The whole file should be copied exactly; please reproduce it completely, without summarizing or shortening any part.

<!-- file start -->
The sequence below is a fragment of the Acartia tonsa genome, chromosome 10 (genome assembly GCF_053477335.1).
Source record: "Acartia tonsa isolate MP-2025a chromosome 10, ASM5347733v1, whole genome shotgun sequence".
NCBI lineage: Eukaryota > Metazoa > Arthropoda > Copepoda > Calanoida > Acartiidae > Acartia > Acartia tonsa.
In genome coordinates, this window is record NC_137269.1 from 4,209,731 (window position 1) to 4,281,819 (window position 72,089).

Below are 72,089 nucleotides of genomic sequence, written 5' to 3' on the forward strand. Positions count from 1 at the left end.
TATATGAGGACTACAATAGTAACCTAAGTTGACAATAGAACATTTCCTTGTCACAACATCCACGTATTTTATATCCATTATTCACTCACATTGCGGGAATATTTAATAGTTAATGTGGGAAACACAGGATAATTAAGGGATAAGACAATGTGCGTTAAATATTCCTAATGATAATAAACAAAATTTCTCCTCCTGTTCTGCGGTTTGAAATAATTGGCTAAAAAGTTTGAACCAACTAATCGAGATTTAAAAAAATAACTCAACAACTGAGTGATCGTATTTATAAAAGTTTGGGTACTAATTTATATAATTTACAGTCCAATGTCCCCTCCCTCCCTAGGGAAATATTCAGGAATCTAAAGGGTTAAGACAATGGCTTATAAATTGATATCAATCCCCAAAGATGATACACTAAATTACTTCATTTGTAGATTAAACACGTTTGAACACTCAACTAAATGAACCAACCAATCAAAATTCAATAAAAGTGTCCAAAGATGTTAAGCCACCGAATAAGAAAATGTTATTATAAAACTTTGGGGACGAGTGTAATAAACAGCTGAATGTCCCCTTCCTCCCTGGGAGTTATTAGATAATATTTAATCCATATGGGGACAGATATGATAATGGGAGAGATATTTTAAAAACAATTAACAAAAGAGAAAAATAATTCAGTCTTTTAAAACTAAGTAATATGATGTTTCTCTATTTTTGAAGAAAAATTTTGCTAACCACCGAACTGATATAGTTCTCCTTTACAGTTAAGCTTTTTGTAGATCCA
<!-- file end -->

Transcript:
The sequence below is a fragment of the Acartia tonsa genome, chromosome 10 (genome assembly GCF_053477335.1).
Source record: "Acartia tonsa isolate MP-2025a chromosome 10, ASM5347733v1, whole genome shotgun sequence".
NCBI lineage: Eukaryota > Metazoa > Arthropoda > Copepoda > Calanoida > Acartiidae > Acartia > Acartia tonsa.
In genome coordinates, this window is record NC_137269.1 from 4,209,731 (window position 1) to 4,281,819 (window position 72,089).

Below are 72,089 nucleotides of genomic sequence, written 5' to 3' on the forward strand. Positions count from 1 at the left end.
TATATGAGGACTACAATAGTAACCTAAGTTGACAATAGAACATTTCCTTGTCACAACATCCACGTATTTTATATCCATTATTCACTCACATTGCGGGAATATTTAATAGTTAATGTGGGAAACACAGGATAATTAAGGGATAAGACAATGTGCGTTAAATATTCCTAATGATAATAAACAAAATTTCTCCTCCTGTTCTGCGGTTTGAAATAATTGGCTAAAAAGTTTGAACCAACTAATCGAGATTTAAAAAAATAACTCAACAACTGAGTGATCGTATTTATAAAAGTTTGGGTACTAATTTATATAATTTACAGTCCAATGTCCCCTCCCTCCCTAGGGAAATATTCAGGAATCTAAAGGGTTAAGACAATGGCTTATAAATTGATATCAATCCCCAAAGATGATACACTAAATTACTTCATTTGTAGATTAAACACGTTTGAACACTCAACTAAATGAACCAACCAATCAAAATTCAATAAAAGTGTCCAAAGATGTTAAGCCACCGAATAAGAAAATGTTATTATAAAACTTTGGGGACGAGTGTAATAAACAGCTGAATGTCCCCTTCCTCCCTGGGAGTTATTAGATAATATTTAATCCATATGGGGACAGATATGATAATGGGAGAGATATTTTAAAAACAATTAACAAAAGAGAAAAATAATTCAGTCTTTTAAAACTAAGTAATATGATGTTTCTCTATTTTTGAAGAAAAATTTTGCTAACCACCGAACTGATATAGTTCTCCTTTACAGTTAAGCTTTTTGTAGATCCA